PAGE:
During the 1948 season 100 monoploid maize plants were obtained, all of maternal origin. Of these, 43 were from dent corns, 53 from sweet corns and 4 from genetic stocks. The average frequency of occurrence was about 1/900 in the dent corns and 1/375 in the sweet. Twenty‑eight of the sweet corn monoploids were derived from a sample of 3,814 hybrid kernels of which Robson's Golden Cross Bantam was the seed parent. Ignoring this sample, the average frequency of occurrence in the sweet corns tested was 1/640.


About 1/5 of the monoploids yielded one or more kernels on selfing and about 1/3 set seed upon outcrossing. Most of the pollen used in selfing was obtained from diploid sectors in the tassels of the monoploids. The rate of spontaneous doubling of the chromosome complement in these plants appears to be fairly high, as evidenced by occasional anthers of normal (2n) size, full of viable pollen.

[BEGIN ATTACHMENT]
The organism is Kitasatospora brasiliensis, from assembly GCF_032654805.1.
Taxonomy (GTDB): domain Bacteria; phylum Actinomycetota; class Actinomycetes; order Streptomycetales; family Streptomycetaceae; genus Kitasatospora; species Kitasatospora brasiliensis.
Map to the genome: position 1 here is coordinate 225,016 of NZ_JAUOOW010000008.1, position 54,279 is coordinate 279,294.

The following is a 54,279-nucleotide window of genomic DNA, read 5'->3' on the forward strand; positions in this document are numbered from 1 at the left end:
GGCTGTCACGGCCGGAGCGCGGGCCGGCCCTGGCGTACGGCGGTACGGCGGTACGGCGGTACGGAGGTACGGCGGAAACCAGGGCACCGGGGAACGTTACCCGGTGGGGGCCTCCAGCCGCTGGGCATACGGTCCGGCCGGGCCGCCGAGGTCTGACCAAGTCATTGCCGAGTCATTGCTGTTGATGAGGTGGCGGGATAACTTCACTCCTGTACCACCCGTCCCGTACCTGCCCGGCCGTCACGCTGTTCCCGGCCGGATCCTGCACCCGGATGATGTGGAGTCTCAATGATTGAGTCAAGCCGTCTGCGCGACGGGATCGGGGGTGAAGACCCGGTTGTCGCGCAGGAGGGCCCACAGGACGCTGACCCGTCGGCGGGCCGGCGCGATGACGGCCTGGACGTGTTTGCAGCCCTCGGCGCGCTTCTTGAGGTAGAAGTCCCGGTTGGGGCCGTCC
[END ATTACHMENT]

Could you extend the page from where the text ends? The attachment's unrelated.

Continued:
Sectors noted ranged from a part of a single anther to whole florets, tassel branches, and, in one case, the whole tassel. In colchicine treated plants more 2n sectors were noted and the plants yielded about three times as nnany kernels per plant (average, 10 kernels) as the untreated controls an selfing and outcrossing. In cases where only one to three kernels were obtained germination tended to be poor.


In material being examined at present approximately 100 more maternal monoploids have been found and one paternal monoploid. From 300 to 400 monoploid plants should be available for study this season. In addition a number of homozygous lines derived from monoploids are being grown for study and increase.


Sherret S. Chase